Being treated as the “fat friend” almost convinced me that I’d never find real friendship

August 1st is National Girlfriends Day.

My childhood pediatrician promised my concerned mother that my baby fat would soon melt off into the softer curves of puberty, but the development of my hips and breasts only created more places for fat to settle. I didn’t mind—I had always been on the chubby side—but it worried my mother. She was bullied as a child because of her weight, and she knew better than anyone what a target my size could make me. This was also the same time in middle school when everyone seemed to be finding their own cliques, and I was an introverted fat kid who also happened to be new in school—that didn’t win me an excess of friendships. Still, between trying to blend in and regularly hiding in the bathroom during lunch, I managed to become friendly with a few girls and finally found a group to call my own.

The girls I became friends with were very different from me. More outgoing, more feminine, cuter…and thin. I had become the token fat kid of our clique. I felt self-conscious about my size in relation to their tiny figures, but it was a small price to pay for friendship.

But being the fat friend wasn’t just awkward—it also limited my role in our friend group: I was relegated to the role of sidekick, of go-fer.

When I felt comfortable enough to open up, I was bright and funny. I had a sense of humor and a knowledge of sci-fi and fantasy pop culture that interested boys in our school. I rarely had crushes on boys, but any time one seemed to have a crush on me, I’d find out that one of my friends liked him, too. There was no use competing against that.

These weren’t the only frustrating moments I experienced. As the “fat friend” in the group, I could never shop with my friends without being reminded of how different we were. While they flocked to straight-size stores like Abercrombie & Fitch and Gap, I was restricted to browsing shoes and accessories—the only things that would fit me.

On a particular trip to the mall, I grew tired of waiting around while they tried on their haul, so I went outside. One of my friends stopped me and asked if I’d take her shopping bags with me. Having no problem with my role as the group’s bag girl, I grabbed the bags and waited outside the store. It wasn’t until later, when my friend showed off the clothes that she’d hidden inside those bags—clothes she hadn’t paid for—that I realized she’d made a thief of me. The act of tricking me into stealing for her didn’t even hurt as much as the fact that she was willing to see me get in trouble so she could have a few cute tops. That was my worth to her.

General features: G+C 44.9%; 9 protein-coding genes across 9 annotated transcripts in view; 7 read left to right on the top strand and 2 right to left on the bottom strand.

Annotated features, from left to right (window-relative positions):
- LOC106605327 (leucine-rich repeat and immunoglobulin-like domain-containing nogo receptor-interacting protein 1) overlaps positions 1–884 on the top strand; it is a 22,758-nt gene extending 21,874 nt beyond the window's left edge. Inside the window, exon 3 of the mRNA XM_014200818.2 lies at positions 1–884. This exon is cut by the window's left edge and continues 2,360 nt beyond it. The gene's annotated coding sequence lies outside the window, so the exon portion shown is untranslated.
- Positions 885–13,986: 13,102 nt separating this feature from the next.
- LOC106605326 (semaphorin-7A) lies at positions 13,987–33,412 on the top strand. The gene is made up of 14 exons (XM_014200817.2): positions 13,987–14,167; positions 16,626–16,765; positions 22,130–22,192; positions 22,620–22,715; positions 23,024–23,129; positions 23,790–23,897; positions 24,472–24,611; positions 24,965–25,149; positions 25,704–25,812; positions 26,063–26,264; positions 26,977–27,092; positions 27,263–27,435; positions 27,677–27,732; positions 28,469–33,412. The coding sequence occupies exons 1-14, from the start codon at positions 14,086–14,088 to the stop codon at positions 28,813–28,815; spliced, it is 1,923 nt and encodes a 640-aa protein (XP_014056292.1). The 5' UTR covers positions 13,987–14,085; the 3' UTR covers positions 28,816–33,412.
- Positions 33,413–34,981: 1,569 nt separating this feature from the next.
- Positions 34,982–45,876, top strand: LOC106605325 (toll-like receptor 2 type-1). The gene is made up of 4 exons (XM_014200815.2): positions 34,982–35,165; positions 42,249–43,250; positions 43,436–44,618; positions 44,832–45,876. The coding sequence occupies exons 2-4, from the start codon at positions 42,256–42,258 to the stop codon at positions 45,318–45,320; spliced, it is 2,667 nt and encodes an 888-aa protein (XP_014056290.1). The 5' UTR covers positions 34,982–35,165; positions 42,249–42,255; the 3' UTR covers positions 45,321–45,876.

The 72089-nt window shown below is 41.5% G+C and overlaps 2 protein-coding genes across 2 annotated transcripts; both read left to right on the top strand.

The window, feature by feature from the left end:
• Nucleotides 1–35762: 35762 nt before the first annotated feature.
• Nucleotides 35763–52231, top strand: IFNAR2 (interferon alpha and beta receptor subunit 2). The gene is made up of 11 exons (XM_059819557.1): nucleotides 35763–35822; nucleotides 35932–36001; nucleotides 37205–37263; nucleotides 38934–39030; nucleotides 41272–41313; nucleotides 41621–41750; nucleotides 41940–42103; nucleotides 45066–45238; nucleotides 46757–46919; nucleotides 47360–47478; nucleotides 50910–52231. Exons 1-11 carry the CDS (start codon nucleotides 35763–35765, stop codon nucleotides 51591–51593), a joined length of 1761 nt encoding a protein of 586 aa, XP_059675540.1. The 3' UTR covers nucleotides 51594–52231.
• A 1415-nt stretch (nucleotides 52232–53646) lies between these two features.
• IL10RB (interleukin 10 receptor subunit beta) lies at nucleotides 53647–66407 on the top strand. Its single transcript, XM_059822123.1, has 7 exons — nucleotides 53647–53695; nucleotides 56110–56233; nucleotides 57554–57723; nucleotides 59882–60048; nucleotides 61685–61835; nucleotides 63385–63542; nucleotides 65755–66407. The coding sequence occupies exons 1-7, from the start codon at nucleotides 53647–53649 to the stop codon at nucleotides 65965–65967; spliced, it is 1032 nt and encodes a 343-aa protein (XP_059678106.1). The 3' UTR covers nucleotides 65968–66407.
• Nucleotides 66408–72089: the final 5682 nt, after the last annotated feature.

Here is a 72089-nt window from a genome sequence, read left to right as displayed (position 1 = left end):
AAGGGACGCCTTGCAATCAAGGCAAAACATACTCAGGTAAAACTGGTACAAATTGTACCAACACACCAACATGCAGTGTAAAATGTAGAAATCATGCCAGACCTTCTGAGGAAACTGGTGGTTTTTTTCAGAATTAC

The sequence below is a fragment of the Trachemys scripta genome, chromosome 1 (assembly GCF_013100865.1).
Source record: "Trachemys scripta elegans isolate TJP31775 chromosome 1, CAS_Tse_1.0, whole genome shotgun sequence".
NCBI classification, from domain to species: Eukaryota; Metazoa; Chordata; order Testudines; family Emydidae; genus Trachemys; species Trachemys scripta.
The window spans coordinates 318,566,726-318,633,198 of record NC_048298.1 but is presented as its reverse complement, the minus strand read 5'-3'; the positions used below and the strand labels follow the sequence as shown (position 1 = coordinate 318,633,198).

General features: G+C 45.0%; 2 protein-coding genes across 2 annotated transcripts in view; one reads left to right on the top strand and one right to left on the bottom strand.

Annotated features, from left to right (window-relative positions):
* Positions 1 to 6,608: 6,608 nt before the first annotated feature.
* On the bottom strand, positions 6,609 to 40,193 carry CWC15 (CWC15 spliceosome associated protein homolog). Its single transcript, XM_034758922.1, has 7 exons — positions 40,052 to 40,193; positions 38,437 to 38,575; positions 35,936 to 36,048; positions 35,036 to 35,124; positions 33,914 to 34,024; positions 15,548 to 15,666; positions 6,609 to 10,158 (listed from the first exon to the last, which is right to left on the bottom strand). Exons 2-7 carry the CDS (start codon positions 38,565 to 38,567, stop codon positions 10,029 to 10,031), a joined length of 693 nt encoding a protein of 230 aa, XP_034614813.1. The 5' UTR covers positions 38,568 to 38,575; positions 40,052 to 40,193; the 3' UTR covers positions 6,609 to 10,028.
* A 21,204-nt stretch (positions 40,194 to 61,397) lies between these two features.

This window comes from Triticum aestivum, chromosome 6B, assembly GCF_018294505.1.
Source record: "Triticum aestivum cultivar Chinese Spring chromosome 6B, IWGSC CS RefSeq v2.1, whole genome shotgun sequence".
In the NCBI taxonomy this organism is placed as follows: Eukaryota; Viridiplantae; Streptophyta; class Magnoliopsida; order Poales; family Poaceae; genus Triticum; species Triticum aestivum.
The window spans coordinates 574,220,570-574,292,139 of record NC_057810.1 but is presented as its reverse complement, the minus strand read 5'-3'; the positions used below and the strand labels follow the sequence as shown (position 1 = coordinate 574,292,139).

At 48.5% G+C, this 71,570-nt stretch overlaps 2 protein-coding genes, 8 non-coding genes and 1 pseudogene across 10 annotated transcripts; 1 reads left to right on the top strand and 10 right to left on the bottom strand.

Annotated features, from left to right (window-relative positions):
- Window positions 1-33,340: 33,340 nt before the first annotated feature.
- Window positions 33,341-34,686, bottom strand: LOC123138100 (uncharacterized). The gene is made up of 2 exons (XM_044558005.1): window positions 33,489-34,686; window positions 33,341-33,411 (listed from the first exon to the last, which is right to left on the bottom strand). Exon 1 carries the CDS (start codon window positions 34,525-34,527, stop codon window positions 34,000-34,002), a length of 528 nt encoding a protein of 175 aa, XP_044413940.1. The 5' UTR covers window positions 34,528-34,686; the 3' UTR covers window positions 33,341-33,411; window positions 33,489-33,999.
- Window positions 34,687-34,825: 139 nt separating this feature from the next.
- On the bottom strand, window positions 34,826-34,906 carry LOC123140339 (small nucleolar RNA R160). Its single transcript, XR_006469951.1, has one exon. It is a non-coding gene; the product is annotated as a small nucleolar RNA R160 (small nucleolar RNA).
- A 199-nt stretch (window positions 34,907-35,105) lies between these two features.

A year later, when the group froze me out for no reason, I began to understand how replaceable I was.

I didn’t know why they no longer spoke to me, but passed notes went unanswered in class. I was ignored in the hall, and my seat at the lunch table was conveniently unavailable. It was a form of passive-aggressive bullying that I wasn’t prepared for. I went home and cried my eyes out to my dad. With his signature tough love attitude, he told me not to put up with their crap.

“Why do you let them treat you like you’re nothing?”

I didn’t know how to answer that.

Eventually, they broke their silent treatment. When I asked why they had stopped talking to me in the first place, I was told I was “just being annoying.”

If my life were a movie, this would be the part when I’d put those girls in their place. I’d tell them off, get the guy, ride off into the sunset, and the audience would learn a valuable lesson about not undervaluing a good person, no matter their size.

But my life isn’t a movie, so things went differently.


Middle school ended, and so did these friendships. Finding myself at another new school, I faced the same old problems.

Still fat, still shy—but now with fresh wounds from lost friends. That’s why I wasn’t expecting to find new friends so quickly. But I did:

The girl who passed me a note on my first day of high school, whose wedding I attended last year.

The proud theatre geek who would later march beside me at the Women’s March.

The energetic girl who would go on to achieve her doctorate and motherhood at the same time.

A friend’s sweet sister, who would in turn become my friend.

And later, I would meet a mom in Girl Scouts who is the truest confidant I’ve ever had.

I still have bitter feelings about middle school (and who doesn’t!), but I couldn’t allow that hurt to color my future relationships. If I had let the pain take over, I would have missed out on amazing friendships with so many incredible women. I’m still the “fat friend,” but I will never again let someone use my size as a reason to treat me as less than I am. I know my worth, and I know other women see it, too.

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